Graniteville Reacts to Similar Train Accident

By: Jill McNeal
By: Jill McNeal

Those first responders to Graniteville’s train accident realize tonight they are not alone in their experience. News 12 was with Fire Chief Phil Napier in Graniteville as he watched our special report from Youngstown, Florida, the site of a similar accident 27 years ago.

The night of the Graniteville crash, local volunteer firefighters rushed to the scene to help before they knew what they were getting into. Paramedics in Youngstown did the same thing and are suffering for it now.

The scene from northwest Florida in 1978 was nearly identical to the one fire chief Phil Napier responded to in the dead of night just four weeks ago.

“We were dispatched to a possible train that hit a building in Graniteville, we didn’t know we were going into a chemical,” said Chief Napier.

Driving toward the fire station from their homes, firefighters suddenly found themselves in the middle of the deadly cloud of chlorine.

“One of my men started screaming on the radio I can’t breathe, I need help,” Napier said.

The paramedics in Florida remember that same feeling.

“When you first take a breath in, your lungs burn, you feel the burning in your lungs,” said Sherman Retherford, Bay County paramedic.

Despite the danger, Chief Napier says his volunteers did what they had to do.

“My men initiated the evacuation. My men are the ones who went in and risked their lives,” Napier said.

All of the first responders got out with their lives, but now they see problems they could face down the road.

Retherford has some advice for Graniteville residents.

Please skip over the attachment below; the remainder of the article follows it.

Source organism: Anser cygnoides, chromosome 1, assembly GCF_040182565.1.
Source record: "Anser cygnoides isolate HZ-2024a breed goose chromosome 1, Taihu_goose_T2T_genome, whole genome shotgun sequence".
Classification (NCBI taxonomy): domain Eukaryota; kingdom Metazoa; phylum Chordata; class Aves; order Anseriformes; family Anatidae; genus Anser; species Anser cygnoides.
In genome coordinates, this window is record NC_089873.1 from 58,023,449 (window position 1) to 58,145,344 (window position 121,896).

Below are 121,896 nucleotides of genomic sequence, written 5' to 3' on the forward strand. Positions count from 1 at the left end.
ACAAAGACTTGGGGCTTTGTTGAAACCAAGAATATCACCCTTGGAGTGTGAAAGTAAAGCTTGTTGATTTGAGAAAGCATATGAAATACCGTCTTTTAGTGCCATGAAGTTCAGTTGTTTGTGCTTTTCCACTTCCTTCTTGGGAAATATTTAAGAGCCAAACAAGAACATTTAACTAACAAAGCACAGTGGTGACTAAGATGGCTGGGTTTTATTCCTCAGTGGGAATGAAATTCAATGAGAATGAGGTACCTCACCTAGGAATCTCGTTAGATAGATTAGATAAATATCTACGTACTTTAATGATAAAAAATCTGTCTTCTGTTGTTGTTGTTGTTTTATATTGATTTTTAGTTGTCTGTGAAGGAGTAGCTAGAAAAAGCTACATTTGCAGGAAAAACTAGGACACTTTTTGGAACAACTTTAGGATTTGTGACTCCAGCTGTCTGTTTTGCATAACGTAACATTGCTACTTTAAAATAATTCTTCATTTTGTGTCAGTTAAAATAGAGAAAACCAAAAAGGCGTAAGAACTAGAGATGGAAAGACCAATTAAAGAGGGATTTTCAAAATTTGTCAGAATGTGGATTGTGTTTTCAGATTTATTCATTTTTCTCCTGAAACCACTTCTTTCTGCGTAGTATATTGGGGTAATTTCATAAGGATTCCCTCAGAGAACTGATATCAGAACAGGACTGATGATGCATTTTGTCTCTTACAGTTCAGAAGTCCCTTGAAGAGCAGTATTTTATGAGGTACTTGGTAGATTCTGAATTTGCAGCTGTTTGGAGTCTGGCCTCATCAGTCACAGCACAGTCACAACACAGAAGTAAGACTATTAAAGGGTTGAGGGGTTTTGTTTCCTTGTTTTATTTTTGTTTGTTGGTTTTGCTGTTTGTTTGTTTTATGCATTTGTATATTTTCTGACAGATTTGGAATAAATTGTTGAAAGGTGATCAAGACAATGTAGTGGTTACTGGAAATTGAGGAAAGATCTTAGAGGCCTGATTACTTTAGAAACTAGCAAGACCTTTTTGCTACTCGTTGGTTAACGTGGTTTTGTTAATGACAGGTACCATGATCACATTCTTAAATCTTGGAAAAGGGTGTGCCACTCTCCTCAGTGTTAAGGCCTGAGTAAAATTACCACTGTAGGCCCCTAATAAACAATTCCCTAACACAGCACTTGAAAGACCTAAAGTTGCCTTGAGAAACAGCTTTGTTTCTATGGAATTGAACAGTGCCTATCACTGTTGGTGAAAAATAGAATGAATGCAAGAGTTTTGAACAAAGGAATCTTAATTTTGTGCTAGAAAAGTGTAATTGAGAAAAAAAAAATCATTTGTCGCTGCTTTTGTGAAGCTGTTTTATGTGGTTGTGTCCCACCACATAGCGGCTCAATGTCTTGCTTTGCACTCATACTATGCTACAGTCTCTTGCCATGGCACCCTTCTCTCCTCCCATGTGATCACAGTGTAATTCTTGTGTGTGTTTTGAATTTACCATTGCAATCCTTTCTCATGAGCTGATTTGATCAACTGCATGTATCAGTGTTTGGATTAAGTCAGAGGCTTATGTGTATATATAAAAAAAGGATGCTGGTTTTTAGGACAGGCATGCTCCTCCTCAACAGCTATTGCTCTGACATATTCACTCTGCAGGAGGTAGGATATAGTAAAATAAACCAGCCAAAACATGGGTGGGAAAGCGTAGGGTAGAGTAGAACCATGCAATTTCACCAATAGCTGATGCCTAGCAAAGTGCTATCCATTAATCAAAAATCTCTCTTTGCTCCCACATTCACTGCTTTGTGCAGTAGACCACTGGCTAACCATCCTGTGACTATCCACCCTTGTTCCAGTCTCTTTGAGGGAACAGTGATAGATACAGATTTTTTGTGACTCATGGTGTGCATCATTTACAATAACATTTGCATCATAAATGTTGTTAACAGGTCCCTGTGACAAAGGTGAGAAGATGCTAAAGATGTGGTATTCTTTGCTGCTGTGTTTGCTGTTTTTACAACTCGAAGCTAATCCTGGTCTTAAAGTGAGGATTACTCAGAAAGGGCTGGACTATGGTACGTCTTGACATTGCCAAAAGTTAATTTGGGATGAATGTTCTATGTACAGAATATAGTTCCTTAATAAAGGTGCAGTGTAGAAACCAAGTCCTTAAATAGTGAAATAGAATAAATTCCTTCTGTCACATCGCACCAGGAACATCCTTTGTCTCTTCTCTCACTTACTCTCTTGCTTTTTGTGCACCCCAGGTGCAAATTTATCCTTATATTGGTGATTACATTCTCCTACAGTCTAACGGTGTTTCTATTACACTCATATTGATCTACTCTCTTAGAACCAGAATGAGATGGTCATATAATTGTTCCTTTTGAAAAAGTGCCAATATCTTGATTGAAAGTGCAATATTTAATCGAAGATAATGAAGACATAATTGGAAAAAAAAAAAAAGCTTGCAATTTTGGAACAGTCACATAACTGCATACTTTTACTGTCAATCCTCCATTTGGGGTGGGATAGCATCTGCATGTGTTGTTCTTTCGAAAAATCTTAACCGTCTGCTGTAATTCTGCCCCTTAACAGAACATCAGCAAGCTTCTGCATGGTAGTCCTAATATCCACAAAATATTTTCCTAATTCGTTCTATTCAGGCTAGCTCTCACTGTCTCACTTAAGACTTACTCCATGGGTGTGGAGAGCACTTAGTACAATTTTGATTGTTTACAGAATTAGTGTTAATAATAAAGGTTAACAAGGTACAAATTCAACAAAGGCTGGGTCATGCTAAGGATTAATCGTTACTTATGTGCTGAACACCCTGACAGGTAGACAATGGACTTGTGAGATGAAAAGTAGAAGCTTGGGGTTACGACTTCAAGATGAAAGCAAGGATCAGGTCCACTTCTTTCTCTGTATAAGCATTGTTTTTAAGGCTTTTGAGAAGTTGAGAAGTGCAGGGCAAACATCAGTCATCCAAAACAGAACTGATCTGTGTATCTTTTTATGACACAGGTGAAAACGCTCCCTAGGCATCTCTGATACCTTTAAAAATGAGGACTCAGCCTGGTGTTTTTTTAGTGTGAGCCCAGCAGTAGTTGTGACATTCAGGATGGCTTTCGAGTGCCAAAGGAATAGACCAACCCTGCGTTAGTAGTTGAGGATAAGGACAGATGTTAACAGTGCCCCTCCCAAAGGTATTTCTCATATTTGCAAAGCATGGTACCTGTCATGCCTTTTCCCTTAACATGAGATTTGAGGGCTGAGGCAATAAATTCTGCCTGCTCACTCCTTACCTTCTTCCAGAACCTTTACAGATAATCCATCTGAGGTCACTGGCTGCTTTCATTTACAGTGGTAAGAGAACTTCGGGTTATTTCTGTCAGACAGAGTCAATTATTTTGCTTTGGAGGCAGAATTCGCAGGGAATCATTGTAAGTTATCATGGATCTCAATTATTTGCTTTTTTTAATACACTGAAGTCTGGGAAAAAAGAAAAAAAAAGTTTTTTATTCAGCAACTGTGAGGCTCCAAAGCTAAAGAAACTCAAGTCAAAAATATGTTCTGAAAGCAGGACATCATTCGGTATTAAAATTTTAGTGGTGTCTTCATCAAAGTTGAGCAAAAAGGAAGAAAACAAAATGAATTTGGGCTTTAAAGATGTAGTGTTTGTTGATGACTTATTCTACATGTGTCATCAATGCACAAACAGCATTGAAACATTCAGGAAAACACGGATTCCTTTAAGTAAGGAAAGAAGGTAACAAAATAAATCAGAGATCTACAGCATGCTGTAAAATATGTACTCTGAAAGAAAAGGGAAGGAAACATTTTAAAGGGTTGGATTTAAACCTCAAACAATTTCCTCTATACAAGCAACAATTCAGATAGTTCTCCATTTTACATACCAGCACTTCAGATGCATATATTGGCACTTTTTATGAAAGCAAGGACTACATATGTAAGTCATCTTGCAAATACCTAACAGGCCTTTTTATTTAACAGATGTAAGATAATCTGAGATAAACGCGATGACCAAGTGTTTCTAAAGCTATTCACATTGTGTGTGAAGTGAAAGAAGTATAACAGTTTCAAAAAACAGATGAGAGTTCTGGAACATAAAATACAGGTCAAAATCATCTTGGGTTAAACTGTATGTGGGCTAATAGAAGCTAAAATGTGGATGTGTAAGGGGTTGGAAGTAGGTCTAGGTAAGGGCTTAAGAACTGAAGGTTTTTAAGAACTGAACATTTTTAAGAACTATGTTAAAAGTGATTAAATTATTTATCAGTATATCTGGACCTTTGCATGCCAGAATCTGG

“Be prepared for more lung-type problems, like colds and bronchitis. I never had a chest cold until after that,” Retherford said.

And that’s the very thing that concerns Chief Napier, what will happen to his men?

“When we see what happens 27 years ago, and we’ve just lived through it a few weeks ago, most definitely it throws up a red flag,” Napier said.

The first responders in Youngstown, and Graniteville, are just grateful to be alive.

“It would be almost unbearable, had we lost some of our own,” Napier said.

Several of the volunteer firefighters went to the hospital the day of the Graniteville wreck, one stayed there for nearly a week. They were sent home with breathing treatments.

And Chief Napier says after seeing what the guys in Florida went through, he’s going to tell all his men to keep up their treatment with their doctors.

Chief Napier says they did everything they could. His department followed the plan they had in place, and they continue to have one, because as we’ve seen this can happen anywhere.

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